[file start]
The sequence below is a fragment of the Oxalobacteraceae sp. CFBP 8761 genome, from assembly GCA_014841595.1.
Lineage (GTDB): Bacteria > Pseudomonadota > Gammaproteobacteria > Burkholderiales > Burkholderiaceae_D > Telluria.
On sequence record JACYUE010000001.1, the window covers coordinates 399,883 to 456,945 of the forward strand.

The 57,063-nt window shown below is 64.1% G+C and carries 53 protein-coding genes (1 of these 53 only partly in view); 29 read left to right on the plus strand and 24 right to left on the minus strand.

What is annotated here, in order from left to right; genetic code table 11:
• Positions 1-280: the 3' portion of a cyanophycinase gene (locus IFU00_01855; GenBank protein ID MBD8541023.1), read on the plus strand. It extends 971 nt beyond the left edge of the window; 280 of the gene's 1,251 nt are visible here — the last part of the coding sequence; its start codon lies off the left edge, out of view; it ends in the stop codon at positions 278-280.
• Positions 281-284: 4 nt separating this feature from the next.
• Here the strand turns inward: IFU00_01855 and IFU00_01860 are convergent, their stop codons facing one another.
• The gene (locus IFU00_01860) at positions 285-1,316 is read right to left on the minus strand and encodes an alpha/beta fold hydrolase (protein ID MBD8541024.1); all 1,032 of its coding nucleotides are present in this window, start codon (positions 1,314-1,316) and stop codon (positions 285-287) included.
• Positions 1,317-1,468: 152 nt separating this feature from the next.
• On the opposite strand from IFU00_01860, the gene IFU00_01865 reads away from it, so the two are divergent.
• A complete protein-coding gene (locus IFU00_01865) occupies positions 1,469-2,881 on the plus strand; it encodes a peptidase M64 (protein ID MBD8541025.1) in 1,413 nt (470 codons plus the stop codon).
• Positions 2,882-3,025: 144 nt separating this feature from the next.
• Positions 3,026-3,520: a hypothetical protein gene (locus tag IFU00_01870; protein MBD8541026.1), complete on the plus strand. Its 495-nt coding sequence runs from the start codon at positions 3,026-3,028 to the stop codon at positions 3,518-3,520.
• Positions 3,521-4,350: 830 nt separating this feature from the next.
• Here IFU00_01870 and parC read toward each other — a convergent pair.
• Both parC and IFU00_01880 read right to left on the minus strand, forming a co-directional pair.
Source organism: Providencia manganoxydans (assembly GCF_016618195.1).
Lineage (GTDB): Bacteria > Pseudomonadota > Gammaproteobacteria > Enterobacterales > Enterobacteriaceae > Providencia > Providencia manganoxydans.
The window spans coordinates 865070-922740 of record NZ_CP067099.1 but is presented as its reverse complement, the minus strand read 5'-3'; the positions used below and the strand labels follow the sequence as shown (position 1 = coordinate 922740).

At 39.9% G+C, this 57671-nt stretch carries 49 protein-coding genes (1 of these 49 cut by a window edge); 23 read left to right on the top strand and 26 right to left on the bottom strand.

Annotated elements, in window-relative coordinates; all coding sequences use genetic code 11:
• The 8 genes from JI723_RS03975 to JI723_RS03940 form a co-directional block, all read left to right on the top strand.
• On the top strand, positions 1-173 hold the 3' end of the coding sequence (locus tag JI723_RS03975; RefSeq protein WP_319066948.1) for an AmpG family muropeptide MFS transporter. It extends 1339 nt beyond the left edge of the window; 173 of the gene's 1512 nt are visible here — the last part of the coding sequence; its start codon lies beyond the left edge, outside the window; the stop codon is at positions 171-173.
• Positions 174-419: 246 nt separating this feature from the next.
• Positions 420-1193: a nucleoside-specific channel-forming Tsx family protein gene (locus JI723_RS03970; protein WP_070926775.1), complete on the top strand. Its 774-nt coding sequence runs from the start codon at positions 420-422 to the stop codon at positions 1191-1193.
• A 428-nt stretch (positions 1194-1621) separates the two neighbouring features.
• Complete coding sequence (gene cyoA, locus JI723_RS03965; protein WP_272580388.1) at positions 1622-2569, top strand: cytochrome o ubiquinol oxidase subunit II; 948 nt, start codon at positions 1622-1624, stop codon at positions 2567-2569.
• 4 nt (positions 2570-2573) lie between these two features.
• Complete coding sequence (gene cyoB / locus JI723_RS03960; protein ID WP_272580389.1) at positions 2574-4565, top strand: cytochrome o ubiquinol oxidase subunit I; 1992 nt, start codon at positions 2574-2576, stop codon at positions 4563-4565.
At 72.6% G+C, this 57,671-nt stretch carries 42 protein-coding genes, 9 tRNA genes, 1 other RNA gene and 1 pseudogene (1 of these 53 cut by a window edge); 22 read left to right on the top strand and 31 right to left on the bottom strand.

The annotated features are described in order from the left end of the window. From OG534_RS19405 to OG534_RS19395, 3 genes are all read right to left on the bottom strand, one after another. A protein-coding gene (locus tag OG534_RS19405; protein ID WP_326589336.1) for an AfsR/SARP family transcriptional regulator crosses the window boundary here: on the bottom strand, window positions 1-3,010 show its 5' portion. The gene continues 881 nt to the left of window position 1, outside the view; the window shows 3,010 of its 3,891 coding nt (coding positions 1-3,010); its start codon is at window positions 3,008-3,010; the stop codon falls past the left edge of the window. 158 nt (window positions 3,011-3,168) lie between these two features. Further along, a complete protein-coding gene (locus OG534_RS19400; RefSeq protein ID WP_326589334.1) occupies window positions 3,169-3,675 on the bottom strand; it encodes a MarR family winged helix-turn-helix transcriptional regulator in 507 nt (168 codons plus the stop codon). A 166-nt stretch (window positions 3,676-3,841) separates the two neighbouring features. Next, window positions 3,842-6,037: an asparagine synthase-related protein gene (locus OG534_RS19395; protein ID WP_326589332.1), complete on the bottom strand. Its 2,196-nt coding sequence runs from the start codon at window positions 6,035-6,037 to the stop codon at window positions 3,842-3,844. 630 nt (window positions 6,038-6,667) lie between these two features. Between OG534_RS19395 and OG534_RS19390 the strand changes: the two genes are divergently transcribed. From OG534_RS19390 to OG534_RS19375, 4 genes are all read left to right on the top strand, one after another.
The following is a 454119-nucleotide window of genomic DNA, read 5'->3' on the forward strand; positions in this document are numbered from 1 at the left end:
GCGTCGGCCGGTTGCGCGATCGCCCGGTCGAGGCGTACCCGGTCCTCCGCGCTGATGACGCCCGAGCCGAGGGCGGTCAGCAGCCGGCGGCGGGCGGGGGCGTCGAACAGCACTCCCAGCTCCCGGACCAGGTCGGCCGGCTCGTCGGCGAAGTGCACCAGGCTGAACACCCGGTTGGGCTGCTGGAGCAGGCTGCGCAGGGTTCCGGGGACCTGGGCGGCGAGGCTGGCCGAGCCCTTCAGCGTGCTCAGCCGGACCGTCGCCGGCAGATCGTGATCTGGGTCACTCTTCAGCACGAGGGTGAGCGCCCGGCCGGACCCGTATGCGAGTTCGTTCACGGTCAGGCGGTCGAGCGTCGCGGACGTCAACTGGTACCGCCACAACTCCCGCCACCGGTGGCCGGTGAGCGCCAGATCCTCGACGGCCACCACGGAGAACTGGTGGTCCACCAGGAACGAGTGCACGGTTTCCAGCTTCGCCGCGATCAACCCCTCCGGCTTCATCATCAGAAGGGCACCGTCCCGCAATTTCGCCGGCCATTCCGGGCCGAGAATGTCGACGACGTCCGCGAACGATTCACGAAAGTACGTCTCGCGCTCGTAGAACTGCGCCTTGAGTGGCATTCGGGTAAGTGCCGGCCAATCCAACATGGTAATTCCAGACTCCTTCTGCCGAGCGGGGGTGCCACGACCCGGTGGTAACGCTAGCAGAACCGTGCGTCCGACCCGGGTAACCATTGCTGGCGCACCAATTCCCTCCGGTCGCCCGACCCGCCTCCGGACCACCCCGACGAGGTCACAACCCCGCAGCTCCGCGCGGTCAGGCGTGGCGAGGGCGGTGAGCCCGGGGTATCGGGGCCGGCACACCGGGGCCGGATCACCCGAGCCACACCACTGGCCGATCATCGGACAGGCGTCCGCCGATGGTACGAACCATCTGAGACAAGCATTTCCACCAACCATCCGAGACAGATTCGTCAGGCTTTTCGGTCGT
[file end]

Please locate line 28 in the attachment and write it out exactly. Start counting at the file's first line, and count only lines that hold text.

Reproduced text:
• Complete coding sequence (gene cyoA, locus JI723_RS03965; protein WP_272580388.1) at positions 1622-2569, top strand: cytochrome o ubiquinol oxidase subunit II; 948 nt, start codon at positions 1622-1624, stop codon at positions 2567-2569.